Find out where tadpoles are in the food chain and who eats who in a pond!
Food chains include plants and animals arranged in an order of who eats who. Plants take in carbon dioxide from the air and absorb light from the sun. They use the process called photosynthesis to produce organic matter.
Some animals get their energy from plants (herbivores) and some from eating other animals (carnivores). Others eat a mix of both plants and animals (omnivores).
Often animals get bigger the higher you go up the food chain. Many small animals feed on plants, larger animals feed on those animals and a top predator feeds on those animals. Though this isn’t always the case (e.g. grass->cow->human).
Plants are known as producers as they produce the organic matter using energy from the sun. Animals are known as consumers as they consumer this food or indeed each other.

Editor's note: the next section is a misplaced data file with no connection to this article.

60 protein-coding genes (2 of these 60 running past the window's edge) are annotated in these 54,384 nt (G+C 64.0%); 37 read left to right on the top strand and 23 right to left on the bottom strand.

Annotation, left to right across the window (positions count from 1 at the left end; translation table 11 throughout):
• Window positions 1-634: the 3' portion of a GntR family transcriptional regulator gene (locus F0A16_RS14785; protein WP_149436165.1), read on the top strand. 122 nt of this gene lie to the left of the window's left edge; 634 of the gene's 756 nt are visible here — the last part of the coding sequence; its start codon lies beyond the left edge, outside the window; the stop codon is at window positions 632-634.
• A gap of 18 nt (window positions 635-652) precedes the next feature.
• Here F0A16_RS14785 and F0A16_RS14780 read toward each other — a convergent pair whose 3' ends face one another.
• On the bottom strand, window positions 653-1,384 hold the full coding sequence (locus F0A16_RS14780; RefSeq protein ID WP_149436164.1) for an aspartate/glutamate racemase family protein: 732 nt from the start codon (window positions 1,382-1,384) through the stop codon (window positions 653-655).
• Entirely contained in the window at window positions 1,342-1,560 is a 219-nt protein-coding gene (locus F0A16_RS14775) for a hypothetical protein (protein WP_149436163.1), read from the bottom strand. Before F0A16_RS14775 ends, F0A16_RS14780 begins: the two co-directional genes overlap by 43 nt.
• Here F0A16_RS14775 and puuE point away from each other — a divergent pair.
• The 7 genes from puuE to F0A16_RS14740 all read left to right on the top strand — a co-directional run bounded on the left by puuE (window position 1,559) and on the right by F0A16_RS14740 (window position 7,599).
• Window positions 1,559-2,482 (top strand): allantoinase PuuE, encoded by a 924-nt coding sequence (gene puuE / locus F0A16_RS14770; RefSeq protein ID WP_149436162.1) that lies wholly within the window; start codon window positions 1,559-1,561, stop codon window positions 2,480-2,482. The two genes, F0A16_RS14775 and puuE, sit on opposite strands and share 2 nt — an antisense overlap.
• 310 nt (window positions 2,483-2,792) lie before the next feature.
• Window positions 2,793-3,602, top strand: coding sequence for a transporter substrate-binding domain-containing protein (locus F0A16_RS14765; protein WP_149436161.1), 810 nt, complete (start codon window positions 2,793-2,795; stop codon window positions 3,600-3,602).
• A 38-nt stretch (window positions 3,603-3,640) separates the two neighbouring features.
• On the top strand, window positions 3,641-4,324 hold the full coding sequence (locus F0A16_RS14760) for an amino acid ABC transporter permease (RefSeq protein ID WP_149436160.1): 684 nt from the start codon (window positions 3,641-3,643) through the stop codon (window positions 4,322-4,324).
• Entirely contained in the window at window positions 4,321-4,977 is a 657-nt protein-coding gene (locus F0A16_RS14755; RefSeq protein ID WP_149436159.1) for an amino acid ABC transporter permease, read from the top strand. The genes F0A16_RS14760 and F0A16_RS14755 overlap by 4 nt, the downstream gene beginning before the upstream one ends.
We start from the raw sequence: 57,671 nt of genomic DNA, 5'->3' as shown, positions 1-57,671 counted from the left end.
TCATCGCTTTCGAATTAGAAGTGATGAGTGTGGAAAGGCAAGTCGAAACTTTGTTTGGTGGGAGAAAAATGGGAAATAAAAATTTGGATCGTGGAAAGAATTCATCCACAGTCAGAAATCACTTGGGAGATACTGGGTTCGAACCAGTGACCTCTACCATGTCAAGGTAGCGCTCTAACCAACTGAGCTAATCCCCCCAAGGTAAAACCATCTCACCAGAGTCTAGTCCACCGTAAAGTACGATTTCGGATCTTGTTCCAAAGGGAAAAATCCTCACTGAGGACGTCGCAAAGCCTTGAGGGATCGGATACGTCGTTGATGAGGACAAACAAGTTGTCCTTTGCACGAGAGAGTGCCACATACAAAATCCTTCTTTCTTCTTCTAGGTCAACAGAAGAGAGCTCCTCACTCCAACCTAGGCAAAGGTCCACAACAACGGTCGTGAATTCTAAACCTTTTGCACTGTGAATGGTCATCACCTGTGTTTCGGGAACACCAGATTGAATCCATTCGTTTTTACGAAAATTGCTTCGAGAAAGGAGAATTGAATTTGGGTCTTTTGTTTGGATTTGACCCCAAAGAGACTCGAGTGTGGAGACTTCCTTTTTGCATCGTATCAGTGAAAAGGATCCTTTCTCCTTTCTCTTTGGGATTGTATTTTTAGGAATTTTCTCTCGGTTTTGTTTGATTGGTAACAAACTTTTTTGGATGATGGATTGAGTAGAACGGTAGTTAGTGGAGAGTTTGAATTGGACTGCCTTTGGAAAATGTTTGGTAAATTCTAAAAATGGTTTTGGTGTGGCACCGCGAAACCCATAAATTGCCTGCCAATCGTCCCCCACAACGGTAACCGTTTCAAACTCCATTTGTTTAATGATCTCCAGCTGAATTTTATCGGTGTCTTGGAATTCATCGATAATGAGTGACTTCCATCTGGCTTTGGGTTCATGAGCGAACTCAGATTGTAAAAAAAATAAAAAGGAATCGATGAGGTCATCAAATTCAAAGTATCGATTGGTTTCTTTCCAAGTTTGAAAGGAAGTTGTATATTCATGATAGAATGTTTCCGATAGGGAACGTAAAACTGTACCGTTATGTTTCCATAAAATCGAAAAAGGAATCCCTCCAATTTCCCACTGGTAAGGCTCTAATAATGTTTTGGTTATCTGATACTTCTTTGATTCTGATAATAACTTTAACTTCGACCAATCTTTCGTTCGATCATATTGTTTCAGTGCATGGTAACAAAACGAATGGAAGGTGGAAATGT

There are different levels of consumers in a food chain. The animal that eats the plant is called a primary consumer. A secondary consumer eats the primary consumers and a tertiary consumer feeds on the secondary consumer.
The arrows show who eats who. Tadpoles eat the algae, which are plants and are the producers. Tadpoles are eaten by newts, which are eaten by birds such as this heron. The tadpoles, newts and birds are consumers, but at different levels. The tadpoles are primary consumers as they eat the producer, the algae.
Often the connections between animals are more complicated and more like a web than a chain. This is because some animals eat more than one thing. A simple example of a pond life food web is below.
Food chain cut and stick
Click here or on the link below to print a life-cycle diary to fill out as your tadpoles grow:
Click on the links below for more food chain/web resources, websites, videos and more!
Video about food chains from Crash Course Kids:
Media credits under creative commons licence: cat-Laki10 clipart; human-clipartbest.com; sheep-dailyclipart.com; newt clipart-Alex Brad; damselfly nymph- Sharp Photography; Stickleback and beetle- commons licence